THE "SMASH" REPORT: Season Two, Episode 4, Or, Doping Out the Characters

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27 Feb 2013

Debra Messing's Julia tosses a copy of <i>The Singing Bird</i> at Peter.
Debra Messing's Julia tosses a copy of The Singing Bird at Peter.
Photo by Will Hart/NBC

Playbill's weekly recap, with notes and comment, of the latest episode of the NBC musical drama series "Smash," about the dreamers behind Broadway musicals. Here's a look at the Feb. 26 episode, "The Song."


The mind spins following the latest episode of "Smash." Is this mental vertigo a result of the bewitching new pop song, "I Can't Let Go," which series tunesmiths Marc Shaiman and Scott Wittman wrote for Jennifer Hudson's character, two-time Tony-winning Broadway star Veronica Moore? Or are you dizzy from trying to track the very basic facts about the characters in Season Two's ever-expanding cast? For example, we now learn that show doctor Peter Gilman (played by Daniel Sunjata) is not only a dramaturg, but he teaches acting at NYU. This may be a first in American theatre, as these are very different skill sets, but perhaps some dramaturg/acting teacher reading this will write to us and set us straight. Peter drags librettist Julia (Debra Messing) to NYU so she can hear her Bombshell rewrites read aloud by students (he's changed the names of her characters). Offensive though it is, it leads Julia to a Eureka moment in which she realizes the men in the show must become more present in Marilyn Monroe's life. Considering director Derek Wills (Jack Davenport) is routinely called a "genius," why wasn't he able to urge Julia toward this revelation before? (Derek's genius must be in the way he positions his actors on stage and which designers he hires, not in dramaturgical skills — something true of some of our busiest Broadway directors today.) During this getting-to-know-you process with the pillow-lipped Peter, Julia reads the one play that he has written — a very bad play, we learn — called The Singing Bird. She questions his skills. And so do we. This is the guy who has consulted on four Broadway hits?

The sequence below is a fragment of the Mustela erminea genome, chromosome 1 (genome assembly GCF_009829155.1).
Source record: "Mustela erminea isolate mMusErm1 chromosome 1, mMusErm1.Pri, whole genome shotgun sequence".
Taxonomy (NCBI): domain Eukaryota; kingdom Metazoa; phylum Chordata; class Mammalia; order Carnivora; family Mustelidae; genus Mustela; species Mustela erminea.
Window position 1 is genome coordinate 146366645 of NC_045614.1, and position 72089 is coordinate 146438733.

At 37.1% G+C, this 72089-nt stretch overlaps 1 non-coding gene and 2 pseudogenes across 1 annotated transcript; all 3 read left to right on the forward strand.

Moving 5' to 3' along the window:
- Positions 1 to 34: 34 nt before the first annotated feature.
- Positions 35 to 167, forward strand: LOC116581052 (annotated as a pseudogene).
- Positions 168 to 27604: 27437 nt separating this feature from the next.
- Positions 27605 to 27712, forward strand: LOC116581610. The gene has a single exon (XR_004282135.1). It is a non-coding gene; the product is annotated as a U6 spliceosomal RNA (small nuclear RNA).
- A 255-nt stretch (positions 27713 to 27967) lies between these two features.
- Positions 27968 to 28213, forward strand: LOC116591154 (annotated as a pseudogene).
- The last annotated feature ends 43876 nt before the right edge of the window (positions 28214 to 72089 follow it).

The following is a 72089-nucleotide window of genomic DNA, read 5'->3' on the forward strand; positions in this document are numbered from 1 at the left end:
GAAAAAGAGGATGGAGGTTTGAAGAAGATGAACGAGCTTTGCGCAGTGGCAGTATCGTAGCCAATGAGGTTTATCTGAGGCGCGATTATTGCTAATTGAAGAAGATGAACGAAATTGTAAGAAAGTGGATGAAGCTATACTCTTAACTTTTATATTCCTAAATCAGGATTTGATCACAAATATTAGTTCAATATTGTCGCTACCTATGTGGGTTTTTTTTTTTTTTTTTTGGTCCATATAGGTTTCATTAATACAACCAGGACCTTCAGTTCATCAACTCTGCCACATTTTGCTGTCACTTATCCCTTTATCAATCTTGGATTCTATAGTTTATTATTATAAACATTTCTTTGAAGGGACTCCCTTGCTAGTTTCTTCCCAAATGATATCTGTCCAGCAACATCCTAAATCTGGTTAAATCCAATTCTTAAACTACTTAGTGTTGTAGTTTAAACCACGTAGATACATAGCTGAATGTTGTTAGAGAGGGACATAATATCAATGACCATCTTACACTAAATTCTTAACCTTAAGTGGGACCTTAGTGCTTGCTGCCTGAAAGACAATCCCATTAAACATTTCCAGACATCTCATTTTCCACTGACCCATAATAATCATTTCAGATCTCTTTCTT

Nevertheless, his process has apparently unlocked Julia in ways that are not easily parsed, and feverish rewriting begins, with Julia and Peter thumbing through Marilyn biographies and source material. Peter suggests they complete their work at his country house in the Berkshires. Julia's eyebrows are raised. To be continued. Can she find love with a dramaturg/failed playwright/show doctor/acting teacher?


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